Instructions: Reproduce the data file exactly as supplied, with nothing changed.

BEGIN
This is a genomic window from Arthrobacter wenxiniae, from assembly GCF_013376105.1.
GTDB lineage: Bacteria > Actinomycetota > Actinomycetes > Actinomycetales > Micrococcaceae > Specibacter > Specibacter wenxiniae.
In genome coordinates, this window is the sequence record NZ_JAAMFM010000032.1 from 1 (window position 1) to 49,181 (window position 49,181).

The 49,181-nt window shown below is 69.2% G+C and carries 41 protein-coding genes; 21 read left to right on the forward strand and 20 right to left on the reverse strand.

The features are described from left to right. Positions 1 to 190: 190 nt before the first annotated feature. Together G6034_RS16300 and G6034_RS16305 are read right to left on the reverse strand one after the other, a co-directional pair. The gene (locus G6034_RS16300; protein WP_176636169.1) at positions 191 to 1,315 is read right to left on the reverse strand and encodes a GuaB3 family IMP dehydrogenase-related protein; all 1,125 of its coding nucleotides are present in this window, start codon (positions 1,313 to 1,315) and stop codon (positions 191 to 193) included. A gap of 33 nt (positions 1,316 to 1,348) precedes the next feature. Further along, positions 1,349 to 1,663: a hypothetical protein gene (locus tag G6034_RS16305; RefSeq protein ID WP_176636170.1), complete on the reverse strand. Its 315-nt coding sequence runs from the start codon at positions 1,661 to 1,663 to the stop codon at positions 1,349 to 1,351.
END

This is a genomic window from Arthrobacter wenxiniae, from assembly GCF_013376105.1.
GTDB lineage: Bacteria > Actinomycetota > Actinomycetes > Actinomycetales > Micrococcaceae > Specibacter > Specibacter wenxiniae.
In genome coordinates, this window is the sequence record NZ_JAAMFM010000032.1 from 1 (window position 1) to 49,181 (window position 49,181).

The 49,181-nt window shown below is 69.2% G+C and carries 41 protein-coding genes; 21 read left to right on the forward strand and 20 right to left on the reverse strand.

The features are described from left to right. Positions 1 to 190: 190 nt before the first annotated feature. Together G6034_RS16300 and G6034_RS16305 are read right to left on the reverse strand one after the other, a co-directional pair. The gene (locus G6034_RS16300; protein WP_176636169.1) at positions 191 to 1,315 is read right to left on the reverse strand and encodes a GuaB3 family IMP dehydrogenase-related protein; all 1,125 of its coding nucleotides are present in this window, start codon (positions 1,313 to 1,315) and stop codon (positions 191 to 193) included. A gap of 33 nt (positions 1,316 to 1,348) precedes the next feature. Further along, positions 1,349 to 1,663: a hypothetical protein gene (locus tag G6034_RS16305; RefSeq protein ID WP_176636170.1), complete on the reverse strand. Its 315-nt coding sequence runs from the start codon at positions 1,661 to 1,663 to the stop codon at positions 1,349 to 1,351.